Currently scheduled for October 11, 2018, the Internet Corporation for Assigned Names and Numbers (ICANN) plans to change the cryptographic key that helps to secure the internet’s Domain Name System (DNS) by performing a Root Zone Domain Name System Security Extensions (DNSSEC) key signing key (KSK) rollover.
The National Telecommunications and Information Administration’s (NTIA) March 14, 2014, announcement proposing the transition of its legacy Internet Assigned Numbers Authority (IANA) stewardship role has presented the Internet Corporation for Assigned Names and Numbers (ICANN) multi-stakeholder community equal amounts of opportunity and responsibility. We have been handed a singular opportunity to define the terms of any stewardship transition and the fundamental responsibility to get it right.
Getting it right means ensuring, through a bottom-up, multi-stakeholder process, the reform of ICANN’s accountability structures to protect the community and the multi-stakeholder model prior to NTIA’s disengagement from its oversight and stewardship role. It also means acting quickly and efficiently so our window of opportunity is not missed.
Verisign posted preliminary public comments on the “Mitigating the Risk of DNS Namespace Collisions” Phase One Report released by ICANN earlier this month. JAS Global Advisors, authors of the report contracted by ICANN, have done solid work putting together a set of recommendations to address the name collisions problem, which is not an easy one, given the uncertainty for how installed systems actually interact with the global DNS. However, there is still much work to be done.
On Dec. 12, 2013, the Internet Engineering Steering Group (IESG) announced the formation of a new working group, Extensible Provisioning Protocol Extensions (eppext). The working group was formed to create an internet Assigned Numbers Authority (IANA) registry of Extensible Provisioning Protocol (EPP) extensions and to review specifications of extensions for inclusion in the registry. EPP is the standard domain name provisioning protocol for generic top-level domain (gTLD) name registries that operate under the auspices of the Internet Corporation for Assigned Names and Numbers (ICANN). It is also used by a number of country code top-level domain (ccTLD) registries.
The “E” in EPP has been both a blessing and a curse. EPP uses features of the Extensible Markup Language (XML) that provide “hooks” for protocol extensions. These hooks make it easy to specify new functionality without having to modify EPP itself. That’s the blessing. The curse has been that easy extensibility has led to multiple independent specifications that describe similar functionality. In a 2010 presentation, Patrick Mevzek (developer of the Net::DRI Perl library that implements EPP) described XML namespaces used in 68 distinct extensions. He further described three different extensions created by different registry operators to provide domain “undelete” functionality. This duplicity of effort makes implementation much more complicated for anyone developing EPP clients.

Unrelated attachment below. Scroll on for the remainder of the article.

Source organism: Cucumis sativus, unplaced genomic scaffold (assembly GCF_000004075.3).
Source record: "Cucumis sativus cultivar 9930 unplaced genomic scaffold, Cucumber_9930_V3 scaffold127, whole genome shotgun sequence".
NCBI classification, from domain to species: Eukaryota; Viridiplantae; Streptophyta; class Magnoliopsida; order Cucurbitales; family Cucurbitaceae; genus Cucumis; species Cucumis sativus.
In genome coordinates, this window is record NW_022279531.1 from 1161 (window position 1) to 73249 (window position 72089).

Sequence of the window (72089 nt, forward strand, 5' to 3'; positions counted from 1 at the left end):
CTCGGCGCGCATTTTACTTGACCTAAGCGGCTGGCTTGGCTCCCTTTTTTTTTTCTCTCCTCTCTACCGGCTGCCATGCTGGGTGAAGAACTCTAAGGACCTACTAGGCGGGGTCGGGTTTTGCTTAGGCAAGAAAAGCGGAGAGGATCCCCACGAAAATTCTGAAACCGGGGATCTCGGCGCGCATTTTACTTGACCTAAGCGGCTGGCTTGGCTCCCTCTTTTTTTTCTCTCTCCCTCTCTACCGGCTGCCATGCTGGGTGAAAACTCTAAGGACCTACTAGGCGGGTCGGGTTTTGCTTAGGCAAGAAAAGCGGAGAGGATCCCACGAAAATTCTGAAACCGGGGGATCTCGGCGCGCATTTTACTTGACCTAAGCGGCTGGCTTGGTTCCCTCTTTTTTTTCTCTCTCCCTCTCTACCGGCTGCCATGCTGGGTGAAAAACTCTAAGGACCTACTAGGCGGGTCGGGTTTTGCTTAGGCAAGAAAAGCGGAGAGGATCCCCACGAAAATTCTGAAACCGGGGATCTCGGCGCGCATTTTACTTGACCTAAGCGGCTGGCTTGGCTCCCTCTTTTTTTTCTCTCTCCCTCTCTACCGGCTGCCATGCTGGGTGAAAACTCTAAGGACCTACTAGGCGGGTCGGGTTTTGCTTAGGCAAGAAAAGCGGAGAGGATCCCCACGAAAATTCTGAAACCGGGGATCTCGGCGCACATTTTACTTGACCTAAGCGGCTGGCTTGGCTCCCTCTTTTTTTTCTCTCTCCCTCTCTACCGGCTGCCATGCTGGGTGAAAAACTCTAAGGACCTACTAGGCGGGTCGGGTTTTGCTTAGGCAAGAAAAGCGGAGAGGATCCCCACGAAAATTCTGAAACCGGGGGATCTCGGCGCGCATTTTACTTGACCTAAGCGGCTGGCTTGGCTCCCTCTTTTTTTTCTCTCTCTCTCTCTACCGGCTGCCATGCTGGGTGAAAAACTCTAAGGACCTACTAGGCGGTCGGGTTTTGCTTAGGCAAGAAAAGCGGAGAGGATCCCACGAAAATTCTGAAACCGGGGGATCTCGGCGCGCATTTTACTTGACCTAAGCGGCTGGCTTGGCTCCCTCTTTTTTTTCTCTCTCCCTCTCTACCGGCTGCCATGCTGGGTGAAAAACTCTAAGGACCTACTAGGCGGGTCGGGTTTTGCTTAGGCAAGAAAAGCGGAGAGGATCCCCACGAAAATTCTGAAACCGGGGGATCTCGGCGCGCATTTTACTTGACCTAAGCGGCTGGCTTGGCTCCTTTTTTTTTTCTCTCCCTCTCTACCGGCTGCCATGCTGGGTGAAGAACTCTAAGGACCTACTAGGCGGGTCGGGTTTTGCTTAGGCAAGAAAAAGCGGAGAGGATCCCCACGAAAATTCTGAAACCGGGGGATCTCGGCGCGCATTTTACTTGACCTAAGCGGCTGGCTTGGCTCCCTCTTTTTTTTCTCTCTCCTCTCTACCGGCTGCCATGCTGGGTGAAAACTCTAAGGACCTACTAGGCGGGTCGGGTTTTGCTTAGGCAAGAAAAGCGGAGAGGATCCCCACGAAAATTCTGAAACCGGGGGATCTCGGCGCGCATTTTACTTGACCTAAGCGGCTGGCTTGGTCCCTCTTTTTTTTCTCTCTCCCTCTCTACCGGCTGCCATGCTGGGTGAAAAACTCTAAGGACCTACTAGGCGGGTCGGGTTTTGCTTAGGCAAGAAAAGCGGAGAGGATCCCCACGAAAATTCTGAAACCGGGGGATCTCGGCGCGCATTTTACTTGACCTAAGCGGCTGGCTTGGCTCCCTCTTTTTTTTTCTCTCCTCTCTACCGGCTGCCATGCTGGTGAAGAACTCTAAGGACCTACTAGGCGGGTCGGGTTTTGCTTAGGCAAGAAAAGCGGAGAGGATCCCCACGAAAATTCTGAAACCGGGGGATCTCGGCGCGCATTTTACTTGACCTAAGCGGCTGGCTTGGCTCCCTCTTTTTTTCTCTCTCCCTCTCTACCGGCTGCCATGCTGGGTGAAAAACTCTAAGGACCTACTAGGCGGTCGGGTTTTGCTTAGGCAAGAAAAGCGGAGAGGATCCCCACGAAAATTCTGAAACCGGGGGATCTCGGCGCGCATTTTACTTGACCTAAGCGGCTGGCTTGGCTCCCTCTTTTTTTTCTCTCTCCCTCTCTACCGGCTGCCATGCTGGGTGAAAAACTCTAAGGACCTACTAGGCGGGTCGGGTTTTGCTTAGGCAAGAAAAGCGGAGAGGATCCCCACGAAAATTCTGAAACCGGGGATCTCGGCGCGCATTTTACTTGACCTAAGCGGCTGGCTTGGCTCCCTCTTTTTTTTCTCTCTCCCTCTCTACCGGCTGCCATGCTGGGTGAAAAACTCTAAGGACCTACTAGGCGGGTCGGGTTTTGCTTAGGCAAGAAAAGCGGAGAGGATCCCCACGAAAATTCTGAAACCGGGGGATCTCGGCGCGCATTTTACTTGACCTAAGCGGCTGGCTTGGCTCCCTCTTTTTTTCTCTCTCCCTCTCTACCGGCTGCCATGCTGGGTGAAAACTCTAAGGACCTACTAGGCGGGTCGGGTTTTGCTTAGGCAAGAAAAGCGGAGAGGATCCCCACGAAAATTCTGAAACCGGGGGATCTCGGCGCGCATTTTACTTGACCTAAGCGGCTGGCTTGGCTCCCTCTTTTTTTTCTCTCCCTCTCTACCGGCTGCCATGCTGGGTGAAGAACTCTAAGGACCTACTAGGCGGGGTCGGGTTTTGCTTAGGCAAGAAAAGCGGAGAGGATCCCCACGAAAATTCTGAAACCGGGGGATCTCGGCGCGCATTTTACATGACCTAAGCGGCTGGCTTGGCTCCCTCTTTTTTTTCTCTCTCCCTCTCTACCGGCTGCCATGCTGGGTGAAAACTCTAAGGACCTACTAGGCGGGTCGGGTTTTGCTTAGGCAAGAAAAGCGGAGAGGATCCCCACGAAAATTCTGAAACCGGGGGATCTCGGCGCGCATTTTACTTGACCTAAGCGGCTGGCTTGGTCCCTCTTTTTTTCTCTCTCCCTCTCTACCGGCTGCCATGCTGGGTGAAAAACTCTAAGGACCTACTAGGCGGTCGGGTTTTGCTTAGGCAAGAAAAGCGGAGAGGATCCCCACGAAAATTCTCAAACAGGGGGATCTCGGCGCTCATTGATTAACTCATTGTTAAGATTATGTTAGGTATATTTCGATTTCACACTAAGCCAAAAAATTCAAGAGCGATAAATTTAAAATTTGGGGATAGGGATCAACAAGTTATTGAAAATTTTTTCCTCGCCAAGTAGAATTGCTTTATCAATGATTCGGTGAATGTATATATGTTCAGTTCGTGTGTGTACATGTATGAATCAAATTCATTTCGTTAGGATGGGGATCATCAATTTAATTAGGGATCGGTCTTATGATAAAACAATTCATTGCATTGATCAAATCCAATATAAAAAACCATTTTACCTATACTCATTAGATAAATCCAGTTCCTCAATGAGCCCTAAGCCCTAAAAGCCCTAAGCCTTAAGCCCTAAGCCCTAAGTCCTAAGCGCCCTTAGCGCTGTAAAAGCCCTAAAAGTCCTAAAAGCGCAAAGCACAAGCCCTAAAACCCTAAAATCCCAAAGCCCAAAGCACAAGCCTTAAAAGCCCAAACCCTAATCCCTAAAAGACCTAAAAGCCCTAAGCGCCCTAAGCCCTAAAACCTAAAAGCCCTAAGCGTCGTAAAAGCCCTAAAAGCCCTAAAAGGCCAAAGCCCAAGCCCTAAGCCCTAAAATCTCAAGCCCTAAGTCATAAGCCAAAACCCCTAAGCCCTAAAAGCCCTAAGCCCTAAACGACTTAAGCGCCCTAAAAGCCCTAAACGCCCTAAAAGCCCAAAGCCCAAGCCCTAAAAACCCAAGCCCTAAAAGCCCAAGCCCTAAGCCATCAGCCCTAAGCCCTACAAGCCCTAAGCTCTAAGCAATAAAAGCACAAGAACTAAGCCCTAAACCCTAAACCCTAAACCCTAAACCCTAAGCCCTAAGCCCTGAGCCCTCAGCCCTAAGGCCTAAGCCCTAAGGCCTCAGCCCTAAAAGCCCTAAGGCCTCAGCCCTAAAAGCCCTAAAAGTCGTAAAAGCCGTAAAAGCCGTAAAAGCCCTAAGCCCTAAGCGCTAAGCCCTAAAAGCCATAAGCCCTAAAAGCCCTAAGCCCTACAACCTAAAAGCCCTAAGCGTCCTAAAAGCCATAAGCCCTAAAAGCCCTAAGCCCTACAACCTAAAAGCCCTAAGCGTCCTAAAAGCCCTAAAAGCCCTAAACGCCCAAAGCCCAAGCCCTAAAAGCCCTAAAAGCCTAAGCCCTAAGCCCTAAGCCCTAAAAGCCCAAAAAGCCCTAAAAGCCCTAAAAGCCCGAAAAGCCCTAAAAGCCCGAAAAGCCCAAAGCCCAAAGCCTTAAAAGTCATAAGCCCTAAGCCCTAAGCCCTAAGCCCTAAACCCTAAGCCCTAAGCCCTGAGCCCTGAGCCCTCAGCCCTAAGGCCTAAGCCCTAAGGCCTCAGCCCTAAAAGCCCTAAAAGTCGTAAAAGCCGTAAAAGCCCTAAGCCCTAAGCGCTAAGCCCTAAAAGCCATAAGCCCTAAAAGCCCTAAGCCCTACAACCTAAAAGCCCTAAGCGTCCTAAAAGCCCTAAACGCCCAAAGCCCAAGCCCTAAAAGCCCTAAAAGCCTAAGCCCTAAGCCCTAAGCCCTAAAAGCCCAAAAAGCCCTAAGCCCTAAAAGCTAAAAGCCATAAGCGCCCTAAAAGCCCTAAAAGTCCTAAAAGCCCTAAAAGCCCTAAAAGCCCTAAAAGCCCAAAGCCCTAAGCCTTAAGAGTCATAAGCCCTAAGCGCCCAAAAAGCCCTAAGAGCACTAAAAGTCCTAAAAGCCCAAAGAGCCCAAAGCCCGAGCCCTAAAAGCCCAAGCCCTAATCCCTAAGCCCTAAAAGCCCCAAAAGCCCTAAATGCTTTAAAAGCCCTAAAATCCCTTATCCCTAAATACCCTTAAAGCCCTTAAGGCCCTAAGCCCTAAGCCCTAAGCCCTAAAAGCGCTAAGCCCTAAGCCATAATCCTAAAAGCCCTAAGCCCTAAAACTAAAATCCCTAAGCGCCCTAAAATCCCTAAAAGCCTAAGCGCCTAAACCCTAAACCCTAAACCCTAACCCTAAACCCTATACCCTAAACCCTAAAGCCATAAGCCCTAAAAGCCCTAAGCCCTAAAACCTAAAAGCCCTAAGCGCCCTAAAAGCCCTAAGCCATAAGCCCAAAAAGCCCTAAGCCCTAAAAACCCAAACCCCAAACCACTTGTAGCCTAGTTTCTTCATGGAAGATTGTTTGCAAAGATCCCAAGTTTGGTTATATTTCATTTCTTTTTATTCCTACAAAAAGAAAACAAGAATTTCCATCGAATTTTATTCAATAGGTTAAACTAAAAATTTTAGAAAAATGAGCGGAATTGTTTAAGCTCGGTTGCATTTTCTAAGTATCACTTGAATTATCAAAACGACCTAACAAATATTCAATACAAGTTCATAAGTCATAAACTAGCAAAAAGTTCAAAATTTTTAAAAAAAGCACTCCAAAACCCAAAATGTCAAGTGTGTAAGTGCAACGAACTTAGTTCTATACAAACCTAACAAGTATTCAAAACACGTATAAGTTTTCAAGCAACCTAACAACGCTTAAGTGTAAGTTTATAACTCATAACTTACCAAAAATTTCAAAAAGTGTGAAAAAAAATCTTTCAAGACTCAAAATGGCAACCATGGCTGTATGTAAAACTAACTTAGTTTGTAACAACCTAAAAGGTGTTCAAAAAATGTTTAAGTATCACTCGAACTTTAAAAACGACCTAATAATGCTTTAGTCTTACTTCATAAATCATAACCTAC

Some background information will help explain how we got here.
As much as the world has become more connected, so that people across the world can collaborate online at any hour of the day (even in the midst of weather events like Sandy), there’s still an important role for conferences that bring people together in person at a specific time and place.
I’ve been reminded of the value of this technical “networking” as I’ve attended some key events related to my own work in recent weeks.
In mid-October, I spent some time at the ICANN 45 meeting in Toronto, the triannual focal point for industry work on domain names (as well as IP “numbers”, the second “N”). Pat Kane, senior vice president and general manager of Verisign’s Naming Services, describes his experiences at this important series as exemplifying “hard work and collaboration.” Good technical consensus, as I’ve learned through my past years in industry forums in cryptography and security, starts with trust. The many introductions and conversations that I enjoyed throughout my visit built on this value.